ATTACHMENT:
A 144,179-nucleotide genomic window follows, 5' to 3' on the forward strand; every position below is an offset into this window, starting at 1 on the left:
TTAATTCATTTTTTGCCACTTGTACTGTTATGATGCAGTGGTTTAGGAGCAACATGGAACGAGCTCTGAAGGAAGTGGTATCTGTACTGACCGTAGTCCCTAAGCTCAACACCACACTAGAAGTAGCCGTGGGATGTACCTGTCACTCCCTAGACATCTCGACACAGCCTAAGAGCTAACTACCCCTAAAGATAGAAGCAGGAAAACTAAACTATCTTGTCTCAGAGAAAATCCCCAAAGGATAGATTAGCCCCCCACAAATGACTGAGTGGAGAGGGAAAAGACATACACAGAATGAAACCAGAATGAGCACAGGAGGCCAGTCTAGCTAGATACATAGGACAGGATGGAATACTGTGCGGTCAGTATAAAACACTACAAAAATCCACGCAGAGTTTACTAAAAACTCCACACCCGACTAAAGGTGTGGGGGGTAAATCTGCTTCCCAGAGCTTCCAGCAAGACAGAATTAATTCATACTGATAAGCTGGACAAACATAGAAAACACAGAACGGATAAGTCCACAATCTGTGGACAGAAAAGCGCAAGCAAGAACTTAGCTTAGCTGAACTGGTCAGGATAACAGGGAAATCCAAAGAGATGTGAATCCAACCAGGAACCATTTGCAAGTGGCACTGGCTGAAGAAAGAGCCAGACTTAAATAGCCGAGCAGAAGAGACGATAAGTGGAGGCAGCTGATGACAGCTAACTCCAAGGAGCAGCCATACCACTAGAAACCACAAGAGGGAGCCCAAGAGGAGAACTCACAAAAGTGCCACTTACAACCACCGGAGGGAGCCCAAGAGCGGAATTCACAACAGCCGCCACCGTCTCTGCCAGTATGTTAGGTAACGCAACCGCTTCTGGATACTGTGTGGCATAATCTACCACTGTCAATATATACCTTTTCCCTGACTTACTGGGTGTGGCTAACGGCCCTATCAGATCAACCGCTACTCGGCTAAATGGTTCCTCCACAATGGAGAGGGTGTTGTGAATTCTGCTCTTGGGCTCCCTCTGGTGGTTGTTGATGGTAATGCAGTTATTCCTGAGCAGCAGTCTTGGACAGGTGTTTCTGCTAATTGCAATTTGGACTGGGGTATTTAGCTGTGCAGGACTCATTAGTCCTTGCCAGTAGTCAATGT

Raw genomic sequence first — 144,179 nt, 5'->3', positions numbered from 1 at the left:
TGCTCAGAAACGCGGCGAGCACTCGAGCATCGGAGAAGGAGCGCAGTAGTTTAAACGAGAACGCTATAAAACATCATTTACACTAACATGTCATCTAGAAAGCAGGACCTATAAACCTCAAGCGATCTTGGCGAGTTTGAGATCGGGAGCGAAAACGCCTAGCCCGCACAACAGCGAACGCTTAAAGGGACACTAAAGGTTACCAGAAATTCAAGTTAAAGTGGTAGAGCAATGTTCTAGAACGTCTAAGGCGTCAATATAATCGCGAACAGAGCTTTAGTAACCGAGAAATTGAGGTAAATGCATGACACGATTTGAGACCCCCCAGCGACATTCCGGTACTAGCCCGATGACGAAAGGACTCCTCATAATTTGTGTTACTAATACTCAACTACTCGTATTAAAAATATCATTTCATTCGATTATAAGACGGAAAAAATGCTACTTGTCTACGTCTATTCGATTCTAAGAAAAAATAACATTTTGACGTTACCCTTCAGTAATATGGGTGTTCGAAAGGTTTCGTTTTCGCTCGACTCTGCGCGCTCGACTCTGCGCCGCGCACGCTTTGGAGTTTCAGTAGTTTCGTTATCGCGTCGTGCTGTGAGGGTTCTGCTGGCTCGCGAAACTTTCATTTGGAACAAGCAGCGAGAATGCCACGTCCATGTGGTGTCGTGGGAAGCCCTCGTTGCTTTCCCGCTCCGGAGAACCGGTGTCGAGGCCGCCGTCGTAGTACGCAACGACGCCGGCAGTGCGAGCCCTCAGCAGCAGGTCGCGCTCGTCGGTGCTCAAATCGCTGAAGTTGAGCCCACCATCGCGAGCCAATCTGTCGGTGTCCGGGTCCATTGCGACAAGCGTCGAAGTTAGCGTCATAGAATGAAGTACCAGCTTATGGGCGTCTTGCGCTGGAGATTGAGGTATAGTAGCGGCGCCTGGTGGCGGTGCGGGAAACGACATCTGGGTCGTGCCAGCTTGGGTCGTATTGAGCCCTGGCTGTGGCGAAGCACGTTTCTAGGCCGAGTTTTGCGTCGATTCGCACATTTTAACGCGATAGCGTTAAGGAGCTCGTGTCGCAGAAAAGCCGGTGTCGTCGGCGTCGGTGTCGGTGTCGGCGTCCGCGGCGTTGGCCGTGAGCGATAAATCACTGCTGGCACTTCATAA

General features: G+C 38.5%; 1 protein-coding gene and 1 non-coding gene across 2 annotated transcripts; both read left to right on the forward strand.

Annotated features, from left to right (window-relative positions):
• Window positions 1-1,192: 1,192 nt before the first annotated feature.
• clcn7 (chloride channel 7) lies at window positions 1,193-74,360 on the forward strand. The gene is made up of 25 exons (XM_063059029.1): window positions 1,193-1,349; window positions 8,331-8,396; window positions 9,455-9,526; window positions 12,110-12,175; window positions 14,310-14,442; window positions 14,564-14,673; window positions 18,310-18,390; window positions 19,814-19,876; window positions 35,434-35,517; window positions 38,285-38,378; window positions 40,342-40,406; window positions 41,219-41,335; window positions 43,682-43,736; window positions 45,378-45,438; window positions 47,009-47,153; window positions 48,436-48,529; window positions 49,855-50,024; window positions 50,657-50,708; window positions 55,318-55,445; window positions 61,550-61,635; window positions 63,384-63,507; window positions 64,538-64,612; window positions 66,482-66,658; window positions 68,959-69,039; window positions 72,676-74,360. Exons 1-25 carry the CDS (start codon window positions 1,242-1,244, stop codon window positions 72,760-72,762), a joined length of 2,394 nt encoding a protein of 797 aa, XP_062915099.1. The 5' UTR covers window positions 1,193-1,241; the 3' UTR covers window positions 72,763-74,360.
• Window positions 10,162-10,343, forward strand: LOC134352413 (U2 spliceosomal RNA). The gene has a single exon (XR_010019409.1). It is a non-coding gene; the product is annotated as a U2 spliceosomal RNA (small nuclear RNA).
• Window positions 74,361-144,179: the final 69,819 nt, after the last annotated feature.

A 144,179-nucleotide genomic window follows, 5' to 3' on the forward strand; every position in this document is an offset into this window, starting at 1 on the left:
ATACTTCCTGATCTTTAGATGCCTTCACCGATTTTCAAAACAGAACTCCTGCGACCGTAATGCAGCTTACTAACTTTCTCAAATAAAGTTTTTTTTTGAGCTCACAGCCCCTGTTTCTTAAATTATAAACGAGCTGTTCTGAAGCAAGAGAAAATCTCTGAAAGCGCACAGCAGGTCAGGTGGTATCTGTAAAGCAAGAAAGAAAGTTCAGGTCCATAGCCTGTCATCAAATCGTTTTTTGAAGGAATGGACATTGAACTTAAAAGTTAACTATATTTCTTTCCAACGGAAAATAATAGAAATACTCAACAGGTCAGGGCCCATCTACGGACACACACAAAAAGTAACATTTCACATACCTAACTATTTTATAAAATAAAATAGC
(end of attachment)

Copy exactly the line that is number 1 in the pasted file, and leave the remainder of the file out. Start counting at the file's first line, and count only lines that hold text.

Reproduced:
A 144,179-nucleotide genomic window follows, 5' to 3' on the forward strand; every position below is an offset into this window, starting at 1 on the left: